Wednesday, October 1st, 2014
True
Niehaus
"Unlike the gridlock in Washington, more than 80 percent of the bills we passed during this General Assembly had bipartisan support."

Tom Niehaus on Thursday, January 3rd, 2013 in an online video

Tom Niehaus says 80 percent of the bills passed last Ohio Senate session were carried by bipartisan votes

Before he passed the gavel to his successor on Jan. 7, former Ohio Senate President Tom Niehaus recorded a farewell speech that put a positive spin on the Senate’s accomplishments under his leadership.

The 90-second speech touched on job creation, pension reform and bipartisanship.

"Unlike the gridlock in Washington, more than 80 percent of the bills we passed during this General Assembly had bipartisan support," Niehaus said in the online video, which was shared with reporters on Jan. 3.

Niehaus, a Republican from Clermont County, was Senate President for the 129th General Assembly, which included 2011 and 2012. Term limits prevented him from running for re-election.

Recalling that lawmakers debated many contentious issues the past two years, including collective bargaining reform, bills expanding gun rights, bills dealing with abortion and election law reform, PolitiFact Ohio checked out Niehaus’ claim of cooperation.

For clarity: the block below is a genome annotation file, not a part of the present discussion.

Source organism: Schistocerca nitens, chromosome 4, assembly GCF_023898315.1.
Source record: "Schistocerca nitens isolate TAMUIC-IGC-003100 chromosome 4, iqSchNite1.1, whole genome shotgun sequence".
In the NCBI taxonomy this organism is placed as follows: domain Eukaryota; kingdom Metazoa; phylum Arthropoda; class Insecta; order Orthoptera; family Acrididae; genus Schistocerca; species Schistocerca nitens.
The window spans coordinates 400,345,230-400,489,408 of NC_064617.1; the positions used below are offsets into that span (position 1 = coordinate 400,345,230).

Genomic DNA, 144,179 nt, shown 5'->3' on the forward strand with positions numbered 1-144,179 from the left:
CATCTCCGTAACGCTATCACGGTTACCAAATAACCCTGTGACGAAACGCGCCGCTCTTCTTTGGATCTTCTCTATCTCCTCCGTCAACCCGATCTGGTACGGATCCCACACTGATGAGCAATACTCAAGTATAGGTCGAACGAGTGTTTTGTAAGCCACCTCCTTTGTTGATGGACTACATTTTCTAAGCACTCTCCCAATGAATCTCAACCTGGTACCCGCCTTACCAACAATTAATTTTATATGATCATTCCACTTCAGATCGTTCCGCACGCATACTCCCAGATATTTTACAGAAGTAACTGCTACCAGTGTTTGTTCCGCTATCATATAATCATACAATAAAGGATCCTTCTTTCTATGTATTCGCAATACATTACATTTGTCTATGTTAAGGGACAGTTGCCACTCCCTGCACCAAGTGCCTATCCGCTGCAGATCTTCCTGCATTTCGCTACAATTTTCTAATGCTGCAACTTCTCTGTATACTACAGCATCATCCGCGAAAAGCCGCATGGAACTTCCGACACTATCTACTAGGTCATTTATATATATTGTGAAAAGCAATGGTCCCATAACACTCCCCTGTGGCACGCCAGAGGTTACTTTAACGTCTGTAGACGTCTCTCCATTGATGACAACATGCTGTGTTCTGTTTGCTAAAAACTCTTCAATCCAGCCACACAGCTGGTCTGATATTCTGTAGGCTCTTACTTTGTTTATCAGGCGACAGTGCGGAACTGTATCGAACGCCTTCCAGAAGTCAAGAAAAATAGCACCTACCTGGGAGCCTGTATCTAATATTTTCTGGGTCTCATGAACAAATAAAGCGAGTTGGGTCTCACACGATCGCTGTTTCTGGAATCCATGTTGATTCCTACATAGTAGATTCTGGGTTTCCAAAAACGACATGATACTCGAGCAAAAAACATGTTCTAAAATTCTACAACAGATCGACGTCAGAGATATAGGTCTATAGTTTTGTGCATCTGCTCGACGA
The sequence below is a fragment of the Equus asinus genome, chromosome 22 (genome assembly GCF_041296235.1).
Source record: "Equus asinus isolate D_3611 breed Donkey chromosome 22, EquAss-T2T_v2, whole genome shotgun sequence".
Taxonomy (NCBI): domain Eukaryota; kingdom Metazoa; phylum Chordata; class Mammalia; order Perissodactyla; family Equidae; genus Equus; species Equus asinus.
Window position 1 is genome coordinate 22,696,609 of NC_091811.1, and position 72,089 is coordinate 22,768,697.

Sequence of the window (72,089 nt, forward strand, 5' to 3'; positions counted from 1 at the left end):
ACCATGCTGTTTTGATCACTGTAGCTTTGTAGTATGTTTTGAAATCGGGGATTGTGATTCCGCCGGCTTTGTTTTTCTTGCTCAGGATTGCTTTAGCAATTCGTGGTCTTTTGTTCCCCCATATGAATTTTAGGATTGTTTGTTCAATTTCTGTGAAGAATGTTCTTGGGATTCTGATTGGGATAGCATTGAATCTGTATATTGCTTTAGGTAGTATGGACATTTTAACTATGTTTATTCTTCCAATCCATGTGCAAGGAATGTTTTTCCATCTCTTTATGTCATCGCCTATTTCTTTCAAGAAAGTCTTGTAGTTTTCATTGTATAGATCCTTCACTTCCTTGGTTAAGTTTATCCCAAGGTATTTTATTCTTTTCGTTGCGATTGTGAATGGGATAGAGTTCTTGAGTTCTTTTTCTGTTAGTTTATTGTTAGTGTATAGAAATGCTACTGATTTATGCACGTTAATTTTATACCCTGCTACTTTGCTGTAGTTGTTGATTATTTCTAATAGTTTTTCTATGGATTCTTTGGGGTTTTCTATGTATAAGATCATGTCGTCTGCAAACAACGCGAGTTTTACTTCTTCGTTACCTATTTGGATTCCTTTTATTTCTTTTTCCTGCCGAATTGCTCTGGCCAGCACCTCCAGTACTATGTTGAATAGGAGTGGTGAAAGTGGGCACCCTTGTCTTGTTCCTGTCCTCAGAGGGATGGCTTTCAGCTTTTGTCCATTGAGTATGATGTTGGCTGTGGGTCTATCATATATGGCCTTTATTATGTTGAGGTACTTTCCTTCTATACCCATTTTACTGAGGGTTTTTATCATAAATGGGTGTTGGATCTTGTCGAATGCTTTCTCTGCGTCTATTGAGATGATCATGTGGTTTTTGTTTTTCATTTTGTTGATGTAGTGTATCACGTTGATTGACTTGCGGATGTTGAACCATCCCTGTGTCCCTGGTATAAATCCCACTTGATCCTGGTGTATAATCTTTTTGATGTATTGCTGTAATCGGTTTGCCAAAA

Niehaus spokeswoman Angela Meleca cited 191 of the 241 bills the Senate passed in the last two years that had bipartisan support. According to Meleca’s figures, the bills with bipartisan support represent just over 79 percent of the total bills passed.

Meleca said the Senate clerk’s office provided the figures and Vincent Keeran, the Senate clerk, confirmed the figures.

Bills were considered to have bipartisan support if the majority of Senate Democrats supported the legislation, Keeran said. With 10 Democratic senators, that means bills must have received at least six Democratic votes to be considered bipartisan.

Senate Democratic Leader Eric Kearney’s office did not dispute the figures. But a spokesman for Kearney said Democrats were not always included in shaping high-profile bills, such as Senate Bill 5, the attempt to restrict public employees’ collective bargaining power.

"A lot of the really important ones they push through probably didn’t" have bipartisan support, said Kearney spokesman Mike Rowe.

Rowe’s point is well taken – SB 5, for example, received zero Democratic votes – but Niehaus did not claim bipartisanship on specific bills.

Niehaus’ claim was that more than 80 percent of the bills the Senate passed had bipartisan support. The actual numbers showed about 79 percent had bipartisan support. But while Niehaus didn’t hit the number on the nose, the driving point behind his claim certainly is accurate.

The senator’s point was that the two parties worked together and avoided gridlock.And since the threshold for bipartisanship is that a majority of Democrats support the bill, there clearly was bipartisan support for a significant amount of legislation.

On the Truth-O-Meter, Niehaus’ claim rates True.